“I think they will benefit from having it as a tourist attraction and they will also save on electricity bills for public lighting.”
Does it mean they have to make big investments or may not hold certain events -?
“No, there is no extra cost for them right now. Only if they need to replace street lights –they will be limited in choice. They already know what is possible and what they can order.”
You said this could attract more visitors to the locality within the new wave of astro-tourism. What exactly is astro-tourism and why is it becoming more popular?
“I think that it attracts people who are bored with the trappings of civilization like television and the internet. They wish to experience something for themselves – to see the night sky with their own eyes. It is an experience that we professionals have because we travel to places where the skies are really dark. At the beginning of the last century it was an experience open to practically all mankind but now things are very different. The vast majority of Europe is now over-illuminated as you can see from satellite photos and there are only a few places – like in central Spain – where you have dark skies. But I think the situation will improve because people are now aware of the problem. ”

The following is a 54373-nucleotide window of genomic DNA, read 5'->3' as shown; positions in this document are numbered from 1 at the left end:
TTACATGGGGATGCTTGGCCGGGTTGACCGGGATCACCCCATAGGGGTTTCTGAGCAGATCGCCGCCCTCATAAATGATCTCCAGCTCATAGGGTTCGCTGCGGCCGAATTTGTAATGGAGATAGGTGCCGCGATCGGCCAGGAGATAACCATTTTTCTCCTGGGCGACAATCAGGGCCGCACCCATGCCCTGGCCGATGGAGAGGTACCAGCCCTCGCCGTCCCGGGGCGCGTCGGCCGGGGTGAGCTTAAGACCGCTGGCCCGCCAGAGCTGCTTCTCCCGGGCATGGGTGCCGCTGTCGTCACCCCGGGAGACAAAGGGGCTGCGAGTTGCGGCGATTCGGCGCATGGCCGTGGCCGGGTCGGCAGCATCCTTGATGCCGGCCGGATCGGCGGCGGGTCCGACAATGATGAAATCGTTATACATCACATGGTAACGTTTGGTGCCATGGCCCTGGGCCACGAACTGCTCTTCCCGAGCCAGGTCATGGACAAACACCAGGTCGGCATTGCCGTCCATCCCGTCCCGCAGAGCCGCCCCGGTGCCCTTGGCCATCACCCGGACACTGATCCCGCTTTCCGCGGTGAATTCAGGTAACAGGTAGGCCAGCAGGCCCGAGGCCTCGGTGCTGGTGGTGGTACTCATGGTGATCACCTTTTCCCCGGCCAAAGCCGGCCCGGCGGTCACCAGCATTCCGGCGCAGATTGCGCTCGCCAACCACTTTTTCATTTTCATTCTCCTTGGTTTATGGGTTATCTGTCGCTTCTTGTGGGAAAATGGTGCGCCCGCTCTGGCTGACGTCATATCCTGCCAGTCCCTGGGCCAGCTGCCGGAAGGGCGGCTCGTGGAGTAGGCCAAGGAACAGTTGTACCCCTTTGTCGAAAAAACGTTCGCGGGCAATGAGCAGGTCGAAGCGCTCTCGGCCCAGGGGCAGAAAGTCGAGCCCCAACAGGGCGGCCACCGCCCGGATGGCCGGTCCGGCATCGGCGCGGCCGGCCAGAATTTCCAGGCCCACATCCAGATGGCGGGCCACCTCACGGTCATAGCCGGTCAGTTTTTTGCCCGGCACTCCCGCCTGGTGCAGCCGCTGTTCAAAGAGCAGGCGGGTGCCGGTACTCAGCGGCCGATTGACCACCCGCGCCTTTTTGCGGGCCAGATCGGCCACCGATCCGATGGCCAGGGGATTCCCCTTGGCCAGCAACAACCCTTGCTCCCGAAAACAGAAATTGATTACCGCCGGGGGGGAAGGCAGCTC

You popularized the idea of dark skies areas. You hold debates with the public –do you take students and children to experience Dark Skies reserves in order to spread the message.
“This activity is mainly connected to our public observatories. The Czech Republic has one of the highest densities of these public observatories which are very well- equipped and have competent staff. These people often take telescopes out into the country and hold night-sky parties. These parties are popular in the US and I think we are heading in the same direction.”